Secondly, among the Israelites there is a widespread apostasy: “What then? Israel failed to obtain what it was seeking. The elect obtained it, but the rest were hardened” (v 7). This apostasy is so great that it has the appearance that God has rejected all of Israel. While there was a remnant of a few the many have rejected the righteousness that comes in the gospel and the glad tidings of Jesus Christ. Thus, the judgment of God has fallen upon unbelieving Israel (vv 8-9).

Thirdly, this widespread apostasy and rejection of all but the remnant is for the purpose that the gospel might be preached to the Gentiles: “Rather through their trespass salvation has come to the Gentiles, so as to make Israel jealous” (v 11) and “[...] their rejection means the reconciliation of the world” (v 15).

Fourthly, the blessing of the gospel to the Gentiles shouldn't make them proud and arrogant toward the Jews: “Do not be arrogant toward the branches” (v 18) and “They were broken off because of unbelief, but you stand fast through faith. So do not become proud, but fear” (v 20). Israel's apostasy and God's hardening judgment upon them are to keep before the minds of the Gentiles the serious danger and consequences of unbelief.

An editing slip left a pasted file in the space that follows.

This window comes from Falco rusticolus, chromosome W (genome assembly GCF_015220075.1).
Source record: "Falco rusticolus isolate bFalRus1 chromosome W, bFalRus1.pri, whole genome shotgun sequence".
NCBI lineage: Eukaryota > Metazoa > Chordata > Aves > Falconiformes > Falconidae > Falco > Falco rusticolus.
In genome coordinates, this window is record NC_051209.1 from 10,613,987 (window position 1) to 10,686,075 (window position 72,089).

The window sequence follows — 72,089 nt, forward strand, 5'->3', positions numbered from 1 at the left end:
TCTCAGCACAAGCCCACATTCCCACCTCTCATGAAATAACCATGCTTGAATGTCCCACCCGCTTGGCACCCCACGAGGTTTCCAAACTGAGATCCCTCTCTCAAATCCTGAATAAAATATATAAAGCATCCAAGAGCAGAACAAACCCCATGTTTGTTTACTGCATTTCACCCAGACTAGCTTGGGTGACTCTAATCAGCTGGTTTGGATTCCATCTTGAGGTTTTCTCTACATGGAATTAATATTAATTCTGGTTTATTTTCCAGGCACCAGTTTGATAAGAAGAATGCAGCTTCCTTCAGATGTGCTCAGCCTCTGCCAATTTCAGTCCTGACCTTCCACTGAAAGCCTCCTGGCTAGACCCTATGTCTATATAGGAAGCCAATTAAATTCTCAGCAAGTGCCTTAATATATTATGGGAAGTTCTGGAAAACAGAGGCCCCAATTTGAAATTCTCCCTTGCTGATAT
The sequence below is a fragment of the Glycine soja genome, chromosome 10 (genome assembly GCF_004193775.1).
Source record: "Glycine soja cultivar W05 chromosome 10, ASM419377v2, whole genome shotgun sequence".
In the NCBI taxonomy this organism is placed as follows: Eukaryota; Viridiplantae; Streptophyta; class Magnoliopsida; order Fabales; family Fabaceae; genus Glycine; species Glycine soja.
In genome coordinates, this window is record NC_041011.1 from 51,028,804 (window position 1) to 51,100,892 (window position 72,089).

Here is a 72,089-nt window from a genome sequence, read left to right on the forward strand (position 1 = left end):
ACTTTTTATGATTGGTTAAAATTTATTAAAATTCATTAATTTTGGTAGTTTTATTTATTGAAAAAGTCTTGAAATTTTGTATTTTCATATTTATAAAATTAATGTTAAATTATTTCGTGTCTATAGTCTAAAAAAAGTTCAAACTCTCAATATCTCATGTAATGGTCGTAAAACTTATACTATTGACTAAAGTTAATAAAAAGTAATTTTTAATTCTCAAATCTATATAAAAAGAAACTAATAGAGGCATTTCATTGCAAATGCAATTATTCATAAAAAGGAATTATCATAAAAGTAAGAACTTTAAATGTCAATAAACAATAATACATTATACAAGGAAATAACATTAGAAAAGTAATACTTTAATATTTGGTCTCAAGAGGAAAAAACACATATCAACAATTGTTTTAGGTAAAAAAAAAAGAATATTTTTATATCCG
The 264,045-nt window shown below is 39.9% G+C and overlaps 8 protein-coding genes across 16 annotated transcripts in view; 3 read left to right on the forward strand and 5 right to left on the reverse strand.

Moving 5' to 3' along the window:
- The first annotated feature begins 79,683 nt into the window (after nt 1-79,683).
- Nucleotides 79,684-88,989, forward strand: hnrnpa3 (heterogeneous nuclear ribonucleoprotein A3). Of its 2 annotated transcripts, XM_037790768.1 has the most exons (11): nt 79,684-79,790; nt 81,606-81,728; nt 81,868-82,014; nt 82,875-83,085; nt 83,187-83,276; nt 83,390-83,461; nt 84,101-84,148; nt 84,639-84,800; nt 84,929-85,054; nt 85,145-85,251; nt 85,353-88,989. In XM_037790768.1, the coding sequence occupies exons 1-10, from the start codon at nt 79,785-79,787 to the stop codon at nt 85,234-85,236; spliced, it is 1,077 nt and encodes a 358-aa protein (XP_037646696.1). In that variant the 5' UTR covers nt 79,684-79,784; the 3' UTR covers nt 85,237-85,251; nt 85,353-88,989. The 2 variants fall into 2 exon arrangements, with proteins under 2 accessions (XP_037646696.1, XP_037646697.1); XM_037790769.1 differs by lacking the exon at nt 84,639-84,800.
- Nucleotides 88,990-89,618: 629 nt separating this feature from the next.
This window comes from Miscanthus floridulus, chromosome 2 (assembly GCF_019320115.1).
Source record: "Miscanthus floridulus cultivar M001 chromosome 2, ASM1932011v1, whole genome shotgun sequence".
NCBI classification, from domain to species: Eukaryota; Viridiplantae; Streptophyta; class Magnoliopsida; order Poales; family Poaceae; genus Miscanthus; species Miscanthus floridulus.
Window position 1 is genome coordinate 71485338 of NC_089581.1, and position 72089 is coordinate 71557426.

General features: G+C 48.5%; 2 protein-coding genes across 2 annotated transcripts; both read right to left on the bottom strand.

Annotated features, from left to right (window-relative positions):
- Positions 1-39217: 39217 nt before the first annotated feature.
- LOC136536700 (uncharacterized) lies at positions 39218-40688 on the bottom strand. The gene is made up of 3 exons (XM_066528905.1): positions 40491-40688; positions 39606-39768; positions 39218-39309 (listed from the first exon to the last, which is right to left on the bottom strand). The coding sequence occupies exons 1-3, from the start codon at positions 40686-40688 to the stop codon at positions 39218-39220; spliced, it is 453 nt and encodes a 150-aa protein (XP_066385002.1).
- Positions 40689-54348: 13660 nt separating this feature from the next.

Fifthly, as the apostasy of Israel isn't full – there is a remnant by grace – neither is it final. Paul writes: “Now if their trespass means riches for the world, and if their failure means riches for the Gentiles, how much more will their full inclusion mean!” (v 12) and “A partial hardening has come upon Israel, until the fullness of the Gentiles has come in. And in this way all Israel will be saved” (vv 25-26). As their apostasy was so widespread so as to leave the appearance of total rejection, so their restoration will be so widespread that the greater part of Israel will be saved only through faith in the gospel of Jesus Christ. In a paradoxical way their rejection is working for their restoration.

Sixthly, the result of Israel's restoration will bring profound blessing and unknown riches upon the Gentiles (v 12). As John Murray wrote: “Thus there awaits the Gentiles, in their distinctive identity as such, gospel blessings far surpassing anything experienced during the period of Israel's apostasy, and this unprecedented enrichment will be occasioned by the conversion of Israel.”

Seventhly, all of this will be to the great end of magnifying the free and sovereign grace of God in Jesus Christ: "For God has consigned all to disobedience, that he may have mercy on all" (v 32). So incredible was this thought that it led the Apostle Paul into the praise of God culminating in the words: "For from him and through him and to him are all things. To him be glory forever. Amen" (v 36).

It's no wonder Paul doesn't want us to be ignorant of this teaching – of this promise! This promise should inform our expectations, fuel our joy, motivate our missions, and fill our prayers. The ancient church of Israel used to sing of that day when the gospel's glad tidings would reach the Gentiles: "May God be gracious to us and bless us and make his face to shine upon us, that your way may be known on earth, your saving power among all nations." Let us who are Gentiles now join that chorus and sing of the day when the riches of the gospel will go forth in saving power to the Israelites: "Let the peoples praise you, O God; let all the peoples praise you!" (Psalm 67:1-3).